Cole Hancock: Traditional Craft and the Human Impact on Natural Spaces

Cole Hancock a rising senior in Studio Art and is the recipient of the 2020 Robert and Mary Frappier Undergraduate Research Award. Cole’s faculty mentor is Prof. Denise Bookwalter in the Department of Art.

 As an artist, I wanted to explore the human relationship with nature via our intersections, using the most prominent of those: parks. This project considers a visitor’s mindset and how people view an area of nature with some level of reverence, while simultaneously assuming ownership and dominion over it. To discuss how each affects the other, in addition to research about the parks and visitor populations, I am going to a range of different parks and choosing five. From these five, I collect grassy vegetation and litter, and turn them into paper. The paper made from each park will be made into a corresponding short artist’s book, asking viewers to consider the park and themselves. Since the parks I choose should provide a variety in size, type, upkeep, etc., three of those I’ve visited so far that I’ve decided to collect from are Governor’s Park, Dorothy B. Oven, and Cypress Landing Astronomical Park.

The largest aspect of this project is making the paper. To do so, once I have the proper materials collected, I first have to boil the grass with washing soda to break down cellulose. Then I combine it with the trash in a blender with water, to turn it into pulp. The pulp is poured into a tub of water and mixed with PVA glue as a binding agent. Once the pulp is thoroughly mixed in the water, I use my mold and deckle (a frame with a screen stretched across it) to scoop through the water and pull up a thin layer of pulp on the screen. This is then pressed face-down on a surface and extra water sponged away to transfer the newly-pulled sheet of paper. I’ve found that extra paper pulp is required to make the paper more cohesive.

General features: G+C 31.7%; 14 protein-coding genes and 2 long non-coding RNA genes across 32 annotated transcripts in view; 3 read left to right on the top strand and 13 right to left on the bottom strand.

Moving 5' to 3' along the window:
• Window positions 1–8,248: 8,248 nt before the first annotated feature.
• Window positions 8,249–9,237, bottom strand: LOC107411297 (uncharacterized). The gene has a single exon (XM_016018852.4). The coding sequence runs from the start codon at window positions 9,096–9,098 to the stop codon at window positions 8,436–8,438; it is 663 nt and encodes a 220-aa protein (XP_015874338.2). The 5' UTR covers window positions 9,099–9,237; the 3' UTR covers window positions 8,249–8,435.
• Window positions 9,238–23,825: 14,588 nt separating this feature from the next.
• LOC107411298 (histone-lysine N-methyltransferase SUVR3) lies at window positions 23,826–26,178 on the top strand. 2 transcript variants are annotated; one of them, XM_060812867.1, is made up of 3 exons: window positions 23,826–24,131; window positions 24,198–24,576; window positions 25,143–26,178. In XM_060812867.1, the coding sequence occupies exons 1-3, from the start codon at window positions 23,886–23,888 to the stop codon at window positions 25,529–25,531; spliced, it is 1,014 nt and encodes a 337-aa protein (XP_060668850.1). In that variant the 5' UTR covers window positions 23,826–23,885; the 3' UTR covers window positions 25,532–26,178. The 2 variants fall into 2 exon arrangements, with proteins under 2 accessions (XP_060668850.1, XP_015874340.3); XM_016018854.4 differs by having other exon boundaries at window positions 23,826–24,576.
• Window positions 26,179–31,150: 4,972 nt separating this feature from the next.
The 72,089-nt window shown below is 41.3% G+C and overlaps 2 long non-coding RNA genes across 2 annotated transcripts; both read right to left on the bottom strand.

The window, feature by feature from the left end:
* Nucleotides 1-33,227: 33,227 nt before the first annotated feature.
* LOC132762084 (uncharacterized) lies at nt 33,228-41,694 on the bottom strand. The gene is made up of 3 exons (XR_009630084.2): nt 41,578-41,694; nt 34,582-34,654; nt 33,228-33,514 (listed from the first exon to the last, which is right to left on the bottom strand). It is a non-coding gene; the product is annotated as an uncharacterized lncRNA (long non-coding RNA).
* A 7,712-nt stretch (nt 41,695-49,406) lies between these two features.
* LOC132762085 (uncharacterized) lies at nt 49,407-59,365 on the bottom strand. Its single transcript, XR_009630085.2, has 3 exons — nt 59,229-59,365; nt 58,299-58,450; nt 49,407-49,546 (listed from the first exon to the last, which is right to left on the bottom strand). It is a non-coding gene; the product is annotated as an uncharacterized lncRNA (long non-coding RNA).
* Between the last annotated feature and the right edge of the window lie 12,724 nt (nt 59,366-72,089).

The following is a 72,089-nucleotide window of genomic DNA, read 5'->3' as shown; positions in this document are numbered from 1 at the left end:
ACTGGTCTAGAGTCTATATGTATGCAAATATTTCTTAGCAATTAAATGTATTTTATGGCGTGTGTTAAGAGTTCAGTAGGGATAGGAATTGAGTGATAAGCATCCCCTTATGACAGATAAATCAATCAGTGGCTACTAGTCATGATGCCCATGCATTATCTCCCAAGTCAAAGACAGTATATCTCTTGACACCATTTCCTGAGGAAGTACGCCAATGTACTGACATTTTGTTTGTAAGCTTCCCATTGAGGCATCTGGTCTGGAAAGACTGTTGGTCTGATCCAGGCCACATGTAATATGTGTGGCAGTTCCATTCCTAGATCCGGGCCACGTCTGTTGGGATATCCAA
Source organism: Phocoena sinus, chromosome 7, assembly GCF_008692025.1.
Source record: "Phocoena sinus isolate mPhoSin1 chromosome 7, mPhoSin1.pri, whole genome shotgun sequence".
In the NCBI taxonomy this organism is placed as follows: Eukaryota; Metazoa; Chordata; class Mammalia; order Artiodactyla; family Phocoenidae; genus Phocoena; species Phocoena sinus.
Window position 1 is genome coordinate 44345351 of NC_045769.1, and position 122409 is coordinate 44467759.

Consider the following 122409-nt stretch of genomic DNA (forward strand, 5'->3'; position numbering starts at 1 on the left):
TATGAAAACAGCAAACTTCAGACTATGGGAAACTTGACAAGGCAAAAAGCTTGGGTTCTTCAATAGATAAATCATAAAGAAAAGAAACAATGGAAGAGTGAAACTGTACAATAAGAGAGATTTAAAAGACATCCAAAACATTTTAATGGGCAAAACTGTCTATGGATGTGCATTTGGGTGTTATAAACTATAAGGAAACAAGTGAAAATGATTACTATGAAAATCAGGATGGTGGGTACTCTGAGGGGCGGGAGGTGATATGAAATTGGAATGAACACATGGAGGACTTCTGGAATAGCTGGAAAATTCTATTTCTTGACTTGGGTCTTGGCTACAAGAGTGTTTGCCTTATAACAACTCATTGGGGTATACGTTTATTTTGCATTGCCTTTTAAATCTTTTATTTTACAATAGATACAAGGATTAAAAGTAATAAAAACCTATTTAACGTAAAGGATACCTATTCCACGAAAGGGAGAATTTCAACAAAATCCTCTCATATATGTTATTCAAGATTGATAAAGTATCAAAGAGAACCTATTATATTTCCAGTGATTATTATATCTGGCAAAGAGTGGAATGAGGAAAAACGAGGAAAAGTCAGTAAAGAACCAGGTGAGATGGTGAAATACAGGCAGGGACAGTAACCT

The sheets of paper are layered between pieces of fabric and pressed underweight until it dries, which can take a week or more, especially in Florida humidity. Because most aspects of this project take place outdoors, I’m limited by the weather. As a result, because of the unpredictability of availability, I am focusing on the physical aspect over research for now. This is work I would’ve done in my school-provided studio; unfortunately, as a result of Covid-19, I am unable to use the space and have had to improvise workarounds and materials. Luckily, I have access to a deck and most of my materials are transportable; but when the weather turns bad, I have to dash out and bring everything inside. My next steps will be to visit more parks, choose the last two, collect grass, trash and data and finish up the paper-making portion of this project.

Tallahassee Area Parks in My Study

Governor’s Park 700 N Blair Stone Rd, Tallahassee, FL 32301

Field Notes: Est. 1997, 200 acre green-way, grassy field with wooded shady areas, train tracks cutting through its center/right. Once the site of the now-demolished historic Myers House. The Governor’s Park was created by environmentalists who opposed the extension of Blair Stone road. Well-hidden and picturesque, very calm, quiet, and nearly empty of people. Miniscule amounts of litter, mostly found in out of the way clearings or in the undergrowth. Mostly left from picnics, dog toys. Walking trail along the tracks, lots of mushrooms and wildflowers, a couple woodpeckers. Wanted to take a nap under some of the trees. Well-tended, wide grassy pathways wound through wooded islands along the side. Entrance is easy to miss, winds down beneath the overpass. Fascinating space.

Cypress Landing Astronomical Park 16900 Co Rd, Tallahassee, FL 32309

Field Notes: Host to an observatory, far from city lights. Small park area, boat ramp into typical Florida swamp on Lake Miccosukee. Very out-of-the-way, tucked among back roads. Small parking area, no one present each time I went. Clearly tended, but minimally so. Small Observatory closed, no indication of an events by Tallahassee astronomers club. Encountered several small alligators, almost ran over two rabbits and a snake on my way out so I’d say local wildlife is thriving.

Dorothy B. Oven Park 3205 Thomasville Rd, Tallahassee, FL 32308

Field Notes: Manor house. Diverse vegetation, pond. Walking paths. Not at all tucked-away, just down the road from Tallahassee Nurseries and with about as diverse a selection of plants. Very cultivated and pretty, everything was tended to. For all the human activity, I still saw quite a few frogs and toads, snakes, and turtles (especially in the reservoir pond at the bottom of the park, largely inaccessible to visitors). No trails or areas left wild, aside from the tiny section of boardwalk at the bottom. everything was arranged and well cared-for. Small park, a decent number of visitors.

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